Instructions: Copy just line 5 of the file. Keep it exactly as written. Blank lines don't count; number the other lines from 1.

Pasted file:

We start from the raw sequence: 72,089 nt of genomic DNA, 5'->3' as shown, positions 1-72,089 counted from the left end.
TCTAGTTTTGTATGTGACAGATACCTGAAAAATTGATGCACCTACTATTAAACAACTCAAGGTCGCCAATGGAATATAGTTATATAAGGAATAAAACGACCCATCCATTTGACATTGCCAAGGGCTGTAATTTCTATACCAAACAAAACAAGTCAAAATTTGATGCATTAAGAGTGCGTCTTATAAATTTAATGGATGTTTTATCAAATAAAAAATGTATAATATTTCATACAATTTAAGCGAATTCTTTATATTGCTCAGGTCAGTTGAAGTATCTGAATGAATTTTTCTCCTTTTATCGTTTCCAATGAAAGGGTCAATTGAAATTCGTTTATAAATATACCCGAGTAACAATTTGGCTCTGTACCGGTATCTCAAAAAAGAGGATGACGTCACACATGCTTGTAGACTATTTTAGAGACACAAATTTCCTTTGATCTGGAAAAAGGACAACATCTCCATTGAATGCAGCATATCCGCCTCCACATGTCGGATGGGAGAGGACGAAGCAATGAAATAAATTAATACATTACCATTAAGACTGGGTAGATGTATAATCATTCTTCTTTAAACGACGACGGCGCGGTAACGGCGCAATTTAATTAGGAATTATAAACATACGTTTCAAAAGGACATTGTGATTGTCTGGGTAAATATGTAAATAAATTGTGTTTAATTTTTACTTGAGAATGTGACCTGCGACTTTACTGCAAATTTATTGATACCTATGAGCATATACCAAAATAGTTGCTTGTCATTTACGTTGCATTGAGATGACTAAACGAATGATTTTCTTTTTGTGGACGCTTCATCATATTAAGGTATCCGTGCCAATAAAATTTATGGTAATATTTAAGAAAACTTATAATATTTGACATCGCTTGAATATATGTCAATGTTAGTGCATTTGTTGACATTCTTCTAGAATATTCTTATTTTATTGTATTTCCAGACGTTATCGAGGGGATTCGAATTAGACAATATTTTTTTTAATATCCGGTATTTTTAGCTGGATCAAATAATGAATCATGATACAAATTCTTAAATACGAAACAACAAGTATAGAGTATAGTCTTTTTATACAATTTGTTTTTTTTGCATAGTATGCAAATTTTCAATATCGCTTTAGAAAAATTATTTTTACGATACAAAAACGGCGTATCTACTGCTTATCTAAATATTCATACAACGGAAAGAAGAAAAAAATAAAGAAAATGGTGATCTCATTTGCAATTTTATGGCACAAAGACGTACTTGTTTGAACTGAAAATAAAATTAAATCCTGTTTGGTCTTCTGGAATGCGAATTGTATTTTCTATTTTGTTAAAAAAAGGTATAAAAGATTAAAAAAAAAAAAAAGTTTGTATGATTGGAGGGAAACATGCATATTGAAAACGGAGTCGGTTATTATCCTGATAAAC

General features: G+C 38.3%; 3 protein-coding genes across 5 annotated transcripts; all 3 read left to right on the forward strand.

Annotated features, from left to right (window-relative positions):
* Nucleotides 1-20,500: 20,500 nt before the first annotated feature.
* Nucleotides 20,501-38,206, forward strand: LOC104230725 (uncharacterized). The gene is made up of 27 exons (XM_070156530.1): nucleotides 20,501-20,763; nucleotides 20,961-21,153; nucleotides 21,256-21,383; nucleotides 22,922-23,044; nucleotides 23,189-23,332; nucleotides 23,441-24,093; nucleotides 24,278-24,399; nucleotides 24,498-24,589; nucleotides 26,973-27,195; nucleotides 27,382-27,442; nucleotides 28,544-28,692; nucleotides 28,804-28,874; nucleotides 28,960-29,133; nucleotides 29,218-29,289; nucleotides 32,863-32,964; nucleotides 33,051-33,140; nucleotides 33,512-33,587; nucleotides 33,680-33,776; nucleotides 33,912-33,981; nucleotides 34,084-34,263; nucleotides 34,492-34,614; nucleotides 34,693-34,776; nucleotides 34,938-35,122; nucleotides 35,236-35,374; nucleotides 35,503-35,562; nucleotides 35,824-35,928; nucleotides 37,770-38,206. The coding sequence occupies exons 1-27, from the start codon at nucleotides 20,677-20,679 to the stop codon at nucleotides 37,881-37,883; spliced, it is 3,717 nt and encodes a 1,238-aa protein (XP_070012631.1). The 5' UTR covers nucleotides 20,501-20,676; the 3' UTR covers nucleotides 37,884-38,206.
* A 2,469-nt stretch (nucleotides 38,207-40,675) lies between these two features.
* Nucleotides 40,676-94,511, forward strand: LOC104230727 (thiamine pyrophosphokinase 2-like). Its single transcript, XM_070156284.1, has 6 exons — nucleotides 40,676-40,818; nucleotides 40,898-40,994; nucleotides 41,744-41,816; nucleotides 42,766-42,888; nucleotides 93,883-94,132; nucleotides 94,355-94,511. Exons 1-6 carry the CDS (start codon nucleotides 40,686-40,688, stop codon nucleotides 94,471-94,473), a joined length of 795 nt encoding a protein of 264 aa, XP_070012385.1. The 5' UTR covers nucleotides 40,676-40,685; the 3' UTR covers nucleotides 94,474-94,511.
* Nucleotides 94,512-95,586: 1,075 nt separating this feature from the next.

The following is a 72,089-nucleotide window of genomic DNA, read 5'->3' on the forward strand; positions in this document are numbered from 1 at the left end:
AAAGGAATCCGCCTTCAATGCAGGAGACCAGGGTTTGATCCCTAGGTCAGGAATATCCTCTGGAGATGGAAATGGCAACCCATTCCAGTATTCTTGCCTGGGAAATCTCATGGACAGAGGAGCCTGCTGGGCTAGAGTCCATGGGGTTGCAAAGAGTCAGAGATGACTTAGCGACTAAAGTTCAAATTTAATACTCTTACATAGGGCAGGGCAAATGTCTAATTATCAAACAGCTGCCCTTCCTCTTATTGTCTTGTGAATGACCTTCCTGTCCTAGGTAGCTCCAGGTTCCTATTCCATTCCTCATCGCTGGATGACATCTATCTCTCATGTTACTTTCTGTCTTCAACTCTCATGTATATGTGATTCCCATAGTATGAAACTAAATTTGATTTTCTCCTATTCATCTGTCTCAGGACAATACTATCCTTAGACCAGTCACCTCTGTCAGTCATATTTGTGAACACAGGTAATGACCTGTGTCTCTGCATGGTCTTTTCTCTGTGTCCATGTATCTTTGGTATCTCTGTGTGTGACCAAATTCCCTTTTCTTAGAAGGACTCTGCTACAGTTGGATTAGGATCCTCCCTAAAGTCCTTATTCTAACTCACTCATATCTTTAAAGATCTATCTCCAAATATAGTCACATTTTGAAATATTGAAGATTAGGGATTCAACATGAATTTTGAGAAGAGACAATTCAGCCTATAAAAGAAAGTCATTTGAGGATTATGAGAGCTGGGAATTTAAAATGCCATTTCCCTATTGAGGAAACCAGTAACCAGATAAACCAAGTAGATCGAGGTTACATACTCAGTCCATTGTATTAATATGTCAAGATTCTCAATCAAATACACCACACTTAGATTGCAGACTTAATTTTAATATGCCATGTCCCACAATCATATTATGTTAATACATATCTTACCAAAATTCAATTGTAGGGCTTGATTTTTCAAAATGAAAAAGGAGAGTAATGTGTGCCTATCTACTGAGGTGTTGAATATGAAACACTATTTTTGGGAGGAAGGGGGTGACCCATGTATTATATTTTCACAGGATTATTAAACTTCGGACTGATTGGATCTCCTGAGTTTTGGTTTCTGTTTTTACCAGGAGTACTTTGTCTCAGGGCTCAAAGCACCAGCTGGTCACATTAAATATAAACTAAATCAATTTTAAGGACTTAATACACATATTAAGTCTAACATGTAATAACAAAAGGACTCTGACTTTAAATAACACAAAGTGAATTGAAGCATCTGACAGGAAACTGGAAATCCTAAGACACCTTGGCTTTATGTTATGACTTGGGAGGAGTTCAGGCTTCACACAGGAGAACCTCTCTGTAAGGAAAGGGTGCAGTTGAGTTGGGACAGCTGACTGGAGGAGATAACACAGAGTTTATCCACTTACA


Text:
* Nucleotides 1-20,500: 20,500 nt before the first annotated feature.